Having a website is not enough to generate sales and get traction online in the modern era. You need a responsive website design that works seamlessly across different devices. However, it still can be plagued by the problems affecting traditional websites such as slow loading times.
Studies show that a slow loading website will lead to an 11% drop in page views, a 16% decrease in customer satisfaction, and 7% loss in conversions. Besides, it is one of the most significant contributors to high bounce rates.
There are many reasons why your responsive website is slow, right from slow server load time, the number of redirects, to the size of your images. The Google recommended page loading time is three seconds, but a majority of websites are nowhere near that threshold.
In this article, we look at five tips to optimize your responsive website design.
According to a recent survey from Yahoo, 80% of a website’s loading time is spent downloading the various elements of a page such as images, scripts, and style sheets. Each of these elements requires an HTTP request. This means the more elements you have on a page, the slower they will take to load.
The first step should be in identifying the number of HTTP requests on every page. Most browsers will allow you to see the number of HTTP requests your page is making.
A content delivery network (CDN) copies your site onto several servers around the world. This reduces the time it takes for the data’s travel time from the server to the visitor’s device. The CDN will also cache static content and present it to website visitors server near them.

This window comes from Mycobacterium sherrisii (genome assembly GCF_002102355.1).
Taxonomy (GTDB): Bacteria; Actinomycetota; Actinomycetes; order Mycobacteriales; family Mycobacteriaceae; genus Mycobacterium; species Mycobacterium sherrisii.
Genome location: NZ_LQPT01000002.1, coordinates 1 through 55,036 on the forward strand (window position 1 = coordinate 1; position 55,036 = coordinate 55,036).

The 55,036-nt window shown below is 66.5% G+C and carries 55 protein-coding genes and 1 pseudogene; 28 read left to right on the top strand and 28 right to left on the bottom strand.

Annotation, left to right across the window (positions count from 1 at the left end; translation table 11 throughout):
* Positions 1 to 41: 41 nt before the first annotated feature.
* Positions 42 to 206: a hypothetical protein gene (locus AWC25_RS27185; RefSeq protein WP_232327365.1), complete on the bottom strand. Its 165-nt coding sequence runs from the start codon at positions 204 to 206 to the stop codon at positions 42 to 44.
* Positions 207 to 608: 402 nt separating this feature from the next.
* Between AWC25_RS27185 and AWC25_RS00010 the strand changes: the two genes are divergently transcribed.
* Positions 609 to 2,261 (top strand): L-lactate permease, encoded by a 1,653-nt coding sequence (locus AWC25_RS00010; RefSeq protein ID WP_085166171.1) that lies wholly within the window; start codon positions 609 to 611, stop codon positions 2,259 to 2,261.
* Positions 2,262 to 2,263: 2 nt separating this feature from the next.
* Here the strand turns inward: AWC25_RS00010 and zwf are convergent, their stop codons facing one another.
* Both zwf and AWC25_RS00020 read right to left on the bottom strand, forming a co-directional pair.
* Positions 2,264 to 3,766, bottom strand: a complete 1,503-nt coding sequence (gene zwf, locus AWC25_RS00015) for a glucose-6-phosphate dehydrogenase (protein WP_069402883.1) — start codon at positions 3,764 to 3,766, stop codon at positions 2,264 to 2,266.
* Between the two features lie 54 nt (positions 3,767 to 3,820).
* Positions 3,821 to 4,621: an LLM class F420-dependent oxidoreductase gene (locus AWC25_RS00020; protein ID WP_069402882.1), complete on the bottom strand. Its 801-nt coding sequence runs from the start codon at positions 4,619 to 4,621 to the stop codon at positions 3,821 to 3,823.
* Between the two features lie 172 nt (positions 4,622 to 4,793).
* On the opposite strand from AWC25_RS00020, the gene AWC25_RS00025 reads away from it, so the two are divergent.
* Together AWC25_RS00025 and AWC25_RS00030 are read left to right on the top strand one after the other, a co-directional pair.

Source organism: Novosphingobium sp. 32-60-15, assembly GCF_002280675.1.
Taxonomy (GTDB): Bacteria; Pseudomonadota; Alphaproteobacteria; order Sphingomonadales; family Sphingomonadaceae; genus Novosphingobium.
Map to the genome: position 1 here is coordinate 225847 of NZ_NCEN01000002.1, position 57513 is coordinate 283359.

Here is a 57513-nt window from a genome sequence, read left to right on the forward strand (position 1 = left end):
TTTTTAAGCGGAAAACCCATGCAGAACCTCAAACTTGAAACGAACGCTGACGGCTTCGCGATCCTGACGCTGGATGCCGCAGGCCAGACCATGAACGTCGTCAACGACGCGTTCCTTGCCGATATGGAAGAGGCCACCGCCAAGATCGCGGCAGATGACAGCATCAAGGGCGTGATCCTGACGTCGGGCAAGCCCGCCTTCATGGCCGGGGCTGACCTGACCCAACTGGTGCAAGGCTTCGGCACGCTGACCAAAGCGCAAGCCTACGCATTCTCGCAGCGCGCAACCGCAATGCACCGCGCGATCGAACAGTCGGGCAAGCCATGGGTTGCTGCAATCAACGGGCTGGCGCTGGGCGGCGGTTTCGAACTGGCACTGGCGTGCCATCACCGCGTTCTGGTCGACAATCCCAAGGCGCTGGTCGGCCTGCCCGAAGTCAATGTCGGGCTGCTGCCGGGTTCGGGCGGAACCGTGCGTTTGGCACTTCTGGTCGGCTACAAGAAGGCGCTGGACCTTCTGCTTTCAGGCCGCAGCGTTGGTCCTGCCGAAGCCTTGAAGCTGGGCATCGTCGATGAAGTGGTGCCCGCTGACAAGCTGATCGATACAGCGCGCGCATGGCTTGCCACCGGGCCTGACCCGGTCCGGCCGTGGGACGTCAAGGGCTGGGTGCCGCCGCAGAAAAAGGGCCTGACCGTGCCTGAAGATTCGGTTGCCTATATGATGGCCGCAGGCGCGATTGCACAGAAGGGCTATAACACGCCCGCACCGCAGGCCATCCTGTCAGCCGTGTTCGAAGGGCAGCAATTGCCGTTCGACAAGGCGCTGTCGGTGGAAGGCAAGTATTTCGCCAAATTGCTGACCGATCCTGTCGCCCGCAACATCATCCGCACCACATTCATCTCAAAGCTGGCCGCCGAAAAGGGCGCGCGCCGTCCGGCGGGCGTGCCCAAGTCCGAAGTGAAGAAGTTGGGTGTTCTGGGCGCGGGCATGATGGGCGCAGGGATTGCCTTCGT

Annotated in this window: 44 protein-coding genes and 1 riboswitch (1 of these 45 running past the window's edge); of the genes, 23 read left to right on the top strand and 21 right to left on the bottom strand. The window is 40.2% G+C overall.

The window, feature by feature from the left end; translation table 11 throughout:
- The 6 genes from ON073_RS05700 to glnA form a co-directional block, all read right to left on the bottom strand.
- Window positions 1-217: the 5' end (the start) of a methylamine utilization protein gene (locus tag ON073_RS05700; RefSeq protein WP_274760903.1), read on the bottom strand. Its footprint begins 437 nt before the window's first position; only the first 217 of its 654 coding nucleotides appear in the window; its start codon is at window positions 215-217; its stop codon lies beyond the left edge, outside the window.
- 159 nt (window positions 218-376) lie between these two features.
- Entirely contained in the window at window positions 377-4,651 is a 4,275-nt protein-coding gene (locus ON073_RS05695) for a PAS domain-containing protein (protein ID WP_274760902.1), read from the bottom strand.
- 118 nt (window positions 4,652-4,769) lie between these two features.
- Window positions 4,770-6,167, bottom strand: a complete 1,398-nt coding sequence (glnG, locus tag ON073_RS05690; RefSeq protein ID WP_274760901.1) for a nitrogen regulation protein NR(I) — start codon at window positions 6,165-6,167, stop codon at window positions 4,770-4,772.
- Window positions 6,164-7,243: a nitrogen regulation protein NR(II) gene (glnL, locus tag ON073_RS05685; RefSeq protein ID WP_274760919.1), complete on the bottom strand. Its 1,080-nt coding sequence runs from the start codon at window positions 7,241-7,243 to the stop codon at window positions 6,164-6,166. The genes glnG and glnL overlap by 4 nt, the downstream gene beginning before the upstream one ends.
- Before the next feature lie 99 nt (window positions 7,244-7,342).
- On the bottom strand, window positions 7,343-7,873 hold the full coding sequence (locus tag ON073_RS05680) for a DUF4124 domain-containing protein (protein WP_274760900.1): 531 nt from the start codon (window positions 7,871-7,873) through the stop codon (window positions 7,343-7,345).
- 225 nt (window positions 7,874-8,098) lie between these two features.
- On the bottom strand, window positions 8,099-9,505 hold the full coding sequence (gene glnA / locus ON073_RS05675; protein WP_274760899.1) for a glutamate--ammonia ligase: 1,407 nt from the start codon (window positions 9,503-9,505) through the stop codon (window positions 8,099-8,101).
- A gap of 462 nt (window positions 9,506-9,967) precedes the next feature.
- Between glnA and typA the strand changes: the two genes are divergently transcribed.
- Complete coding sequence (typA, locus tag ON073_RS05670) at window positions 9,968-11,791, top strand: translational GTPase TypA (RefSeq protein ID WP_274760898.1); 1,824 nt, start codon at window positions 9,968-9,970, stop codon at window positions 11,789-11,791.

You should also leverage browser caching to improve the website’s loading speed for repeat visitors. The files will be downloaded from the server onto the user’s device. By doing so, the files will load locally from the device instead of the device requesting them from an external server. However, this is dependent on the expiry date of the files.
Google recommends that the time to first byte (TTFB) should be at least 1.3 seconds or less. This refers to the longest delay before the device starts to download the page files after contacting the server. This means that a server delay will have a significant impact on your website’s loading speed.
The average website today has a TTFB of more than 2 seconds, and this is usually caused by shared hosting plans. Optimizing the following server settings can fix the issue;
Plugins can improve the functionality of your website but should be used only when necessary. However, you should think about using simple CSS before installing a plugin. Plugins take up a lot of memory and can strain the CPU thereby compromising load time.
You should remove heavyweight plugins such as the JetPack and replace them with lightweight plugins whenever possible.
Slow responsive website design will undo the benefits of having a site accessible from a variety of devices. Users who leave a slow loading website hardly come back, and this eventually causes a drop in SERP rankings.